The distribution of birds during the July census was very similar to the distribution of confirmed breeding in 1994 (Tables 1, 2). Of 22 broods recorded, 86% were in Valencia region, concentrated at El Hondo, Alicante, where

16 broods were observed (Table 2). Breeding success in Andalucía was extremely poor with only three broods observed in the Guadalquivir marshes (Table 2).

In the October census, only three birds were recorded in Andalucía, whereas concentrations

remained in Alicante. More birds were recorded in Andalucía in September, although in low enough numbers to be explained by locally breeding birds (Table 1). There was no evidence of an autumn passage through Andalucía. Although Marbled Teal almost disappeared from Valencia region in November/December, there were almost no records from Andalucía at this time of year despite regular monitoring (EBD & SOM, unpubl. data).

With 91% of birds censused, Valencia region held an even bigger proportion of the Marbled Teal than in 1994. In contrast, numbers in the Guadalquivir marshes were much lower than in 1994 and Veta la Palma was the only site where the species was regularly observed (Table 1). Of broods, 92% were recorded in Valencia region, where more broods were

Table 1. Censuses of Marbled Teal in Spain in 1994 and 1995.

1994 1995
Location Apr/May June July Sep/Oct Apr/May Jun/Jul Sep/Oct
AlmerIa, AN

8. Cañada de las Norias 0 (7) 2 (9) — 0 2 1 (7) 3

8. Salinas de Guardias Viejas 0 (3) 0 — 0 0 0 0

Cádiz, AN

2. Laguna de Tarelo, PNED 0 (2) 2 0 0 0 0 0 (1)

2. Salinas de Sanlücar, PNED 0 (3) 0 0 0 0 0 0

2. Embalse de Bornos 0 3 0 — 0 0 0

Huelva, AN

2. Laguna Sopeton, PND 0 (2) 0 0 0 0 0 0

2. Laguna Acebuche, PNEDa 4 (7) 1 0 (3) 0 1 0 (1) 0

1. Lagunas de Palos 0 0 0 0 0 0 — (1)

1. Estero de Domingo Rubio 0 0 0 0 0 0 (1) —

Jaén, AN

7. Embalse de Pedro MarIn — (1) — — — — — —

Málaga, AN

4. Laguna del Pueblo — (1) — — — — — —

5. Desembocadura Guadalhorce — 0 0 0 (1) 0 0 0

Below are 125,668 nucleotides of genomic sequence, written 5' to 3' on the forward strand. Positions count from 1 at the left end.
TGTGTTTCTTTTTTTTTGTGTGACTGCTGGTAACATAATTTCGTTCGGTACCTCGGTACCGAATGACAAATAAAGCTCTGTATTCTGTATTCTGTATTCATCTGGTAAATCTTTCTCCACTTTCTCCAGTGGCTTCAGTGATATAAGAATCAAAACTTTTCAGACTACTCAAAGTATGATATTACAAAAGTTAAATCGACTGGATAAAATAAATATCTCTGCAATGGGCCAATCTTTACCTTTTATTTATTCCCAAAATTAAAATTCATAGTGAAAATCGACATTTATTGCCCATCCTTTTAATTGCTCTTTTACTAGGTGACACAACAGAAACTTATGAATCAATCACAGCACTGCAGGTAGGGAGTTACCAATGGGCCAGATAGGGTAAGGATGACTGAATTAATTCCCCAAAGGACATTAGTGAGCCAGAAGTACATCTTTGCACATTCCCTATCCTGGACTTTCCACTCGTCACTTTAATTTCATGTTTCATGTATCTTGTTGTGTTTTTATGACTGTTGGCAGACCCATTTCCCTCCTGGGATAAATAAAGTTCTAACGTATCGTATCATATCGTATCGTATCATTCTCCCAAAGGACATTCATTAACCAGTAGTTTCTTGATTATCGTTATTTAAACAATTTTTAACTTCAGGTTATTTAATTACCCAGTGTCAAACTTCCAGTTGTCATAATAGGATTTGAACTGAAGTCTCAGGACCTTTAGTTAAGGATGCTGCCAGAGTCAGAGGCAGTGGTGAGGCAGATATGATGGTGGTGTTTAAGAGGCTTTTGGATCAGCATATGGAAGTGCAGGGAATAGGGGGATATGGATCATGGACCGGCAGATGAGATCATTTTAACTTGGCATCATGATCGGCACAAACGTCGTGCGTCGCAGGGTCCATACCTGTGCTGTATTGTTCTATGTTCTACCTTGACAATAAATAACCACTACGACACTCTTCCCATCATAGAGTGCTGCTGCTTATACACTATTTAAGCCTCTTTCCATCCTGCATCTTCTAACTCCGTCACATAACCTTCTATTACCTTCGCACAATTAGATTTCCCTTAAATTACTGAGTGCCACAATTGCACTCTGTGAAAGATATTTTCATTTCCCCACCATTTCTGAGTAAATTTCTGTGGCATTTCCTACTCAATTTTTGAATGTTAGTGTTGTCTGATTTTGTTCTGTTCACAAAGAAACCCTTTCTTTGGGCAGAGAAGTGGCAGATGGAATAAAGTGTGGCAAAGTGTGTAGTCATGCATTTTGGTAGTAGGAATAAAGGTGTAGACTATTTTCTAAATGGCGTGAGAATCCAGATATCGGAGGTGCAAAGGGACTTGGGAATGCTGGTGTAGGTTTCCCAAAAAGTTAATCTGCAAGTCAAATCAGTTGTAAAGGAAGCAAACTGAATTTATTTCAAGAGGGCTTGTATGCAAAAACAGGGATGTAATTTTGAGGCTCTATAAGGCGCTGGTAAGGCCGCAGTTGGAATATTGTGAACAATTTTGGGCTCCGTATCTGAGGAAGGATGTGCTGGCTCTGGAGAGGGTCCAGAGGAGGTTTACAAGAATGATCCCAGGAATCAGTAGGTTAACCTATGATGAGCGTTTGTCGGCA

Sevilla, AN

2. Veta la Palma, PNED 11 (17) 3 (9) 4 (5) 0 (15) 0 (8) 2 (10) 2

2. Entremuros, PNED — (4) — — — — — 0

2. Brazo del Este 6 (15) 2 (5) 9 0 (1) 0 0 0

2. Cortijo de los Olivillos — — — 0 (4) 0 0 0 (3)

2. Cañada de los Pájarosb 3 (2) 2

Alicante, VA

14. El Hondoc 0 (36) 17 11 (20) 15 (42) 22 (38) 31 (58d) 37 (50e)

14. Salinas de Santa Polac 5 (3) 67 24 3 1 (7) 0 (8)

14. Hondo de Amorosc 0 (20) 3 0 (47) 2 0 (19) 0 (10)

13. Marjal de Pego-Oliva 0 0 0 (2) 0 4 6 0 (12f)

Valencia, VA

11. L’Albufera de Valencia 2 (7) 9 12 0 3 12 (13) 3 (5)

10. Marjal del Moro 0 0 (2) 0 0 3 10 0 (6)

12. Marjales de Xeresa-Xeraco — — — — 0 (2) — —

Murcia, MU

15. Mar Menor 0 (4) 0 0 0 0 0 0

9. Saladares del GuadalentIn — — — 6 0 0 (2) 0

Toledo, CM

6. Charcones de Miguel Esteban 0 (2) 0 0 — — — —

Total 28 (111) 39 (60) 106 (112) 48 (77) 40 (63) 63 (108) 47 (85)
Data are presented by province for four censuses in 1994 (17—18 April, 24—30 June, 24—31 July, 15—21 October) and three in 1995 (24—30 April, 26 June—9 July and 14—22 October). In cases where higher counts were made outside the dates of the censuses, maximum counts for the months indicated are given in parentheses. All figures exclude pulli. Locations are numbered as in Fig. 1 to allow cross-referencing. —, Sites not covered on the dates of the cen- sus. Regions are indicated after Province names as follows: AN AndalucIa, VA Valencian Community, MU Murcia Region, CM Castilla-La Mancha. aSite of release of 62 captive-bred Marbled Teal in 1993. bLagoon hold- ing captive Marbled Teal, plus the occasional wild bird. cThese wetlands are close together and peak counts made on separate dates are not summed together. dCount prior to release of 15 juveniles on 26 July 1995. eCount prior to release of 21 juveniles on 12 September 1995. fCount after release of six juveniles on 11 August 1995.

recorded at more sites than in 1994 (Table 2). In contrast, breeding was extremely poor in Andalucía, being confirmed only at Cañada de

las Norias, Almería (Table 2). No breeding at all was recorded in the Guadalquivir marshes.

The delayed April census led to higher bird

Table 2. Reproduction of Marbled Teal in Spain in 1994 and 1995, with the number of broods and total number of young recorded at each site.

1994 1995
Location Broods Young Broods Young
AlmerIa, AN

8. Cañada de las Norias 0 0 3 16

Huelva, AN

2. Laguna Acebuche, PNED 1 7 0 0

Sevilla, AN

2. Veta la Palma, PNED 1 7 0 0